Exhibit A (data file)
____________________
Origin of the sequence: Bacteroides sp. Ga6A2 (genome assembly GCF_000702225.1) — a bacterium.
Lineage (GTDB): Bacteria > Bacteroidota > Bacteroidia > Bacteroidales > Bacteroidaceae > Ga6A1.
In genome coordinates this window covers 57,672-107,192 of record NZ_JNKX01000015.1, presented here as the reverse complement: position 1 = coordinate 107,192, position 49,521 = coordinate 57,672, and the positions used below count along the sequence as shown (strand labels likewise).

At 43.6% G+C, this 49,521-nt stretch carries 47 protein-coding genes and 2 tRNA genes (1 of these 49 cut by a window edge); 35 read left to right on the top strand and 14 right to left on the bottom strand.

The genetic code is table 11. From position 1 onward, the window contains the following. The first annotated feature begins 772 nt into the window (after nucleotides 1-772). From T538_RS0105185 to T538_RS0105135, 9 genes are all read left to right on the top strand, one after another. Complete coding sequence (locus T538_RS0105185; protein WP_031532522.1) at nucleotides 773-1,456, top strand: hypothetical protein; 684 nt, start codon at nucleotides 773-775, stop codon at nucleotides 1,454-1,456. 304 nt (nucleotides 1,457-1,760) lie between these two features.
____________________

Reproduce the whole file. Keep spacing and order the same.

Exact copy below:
Origin of the sequence: Bacteroides sp. Ga6A2 (genome assembly GCF_000702225.1) — a bacterium.
Lineage (GTDB): Bacteria > Bacteroidota > Bacteroidia > Bacteroidales > Bacteroidaceae > Ga6A1.
In genome coordinates this window covers 57,672-107,192 of record NZ_JNKX01000015.1, presented here as the reverse complement: position 1 = coordinate 107,192, position 49,521 = coordinate 57,672, and the positions used below count along the sequence as shown (strand labels likewise).

At 43.6% G+C, this 49,521-nt stretch carries 47 protein-coding genes and 2 tRNA genes (1 of these 49 cut by a window edge); 35 read left to right on the top strand and 14 right to left on the bottom strand.

The genetic code is table 11. From position 1 onward, the window contains the following. The first annotated feature begins 772 nt into the window (after nucleotides 1-772). From T538_RS0105185 to T538_RS0105135, 9 genes are all read left to right on the top strand, one after another. Complete coding sequence (locus T538_RS0105185; protein WP_031532522.1) at nucleotides 773-1,456, top strand: hypothetical protein; 684 nt, start codon at nucleotides 773-775, stop codon at nucleotides 1,454-1,456. 304 nt (nucleotides 1,457-1,760) lie between these two features.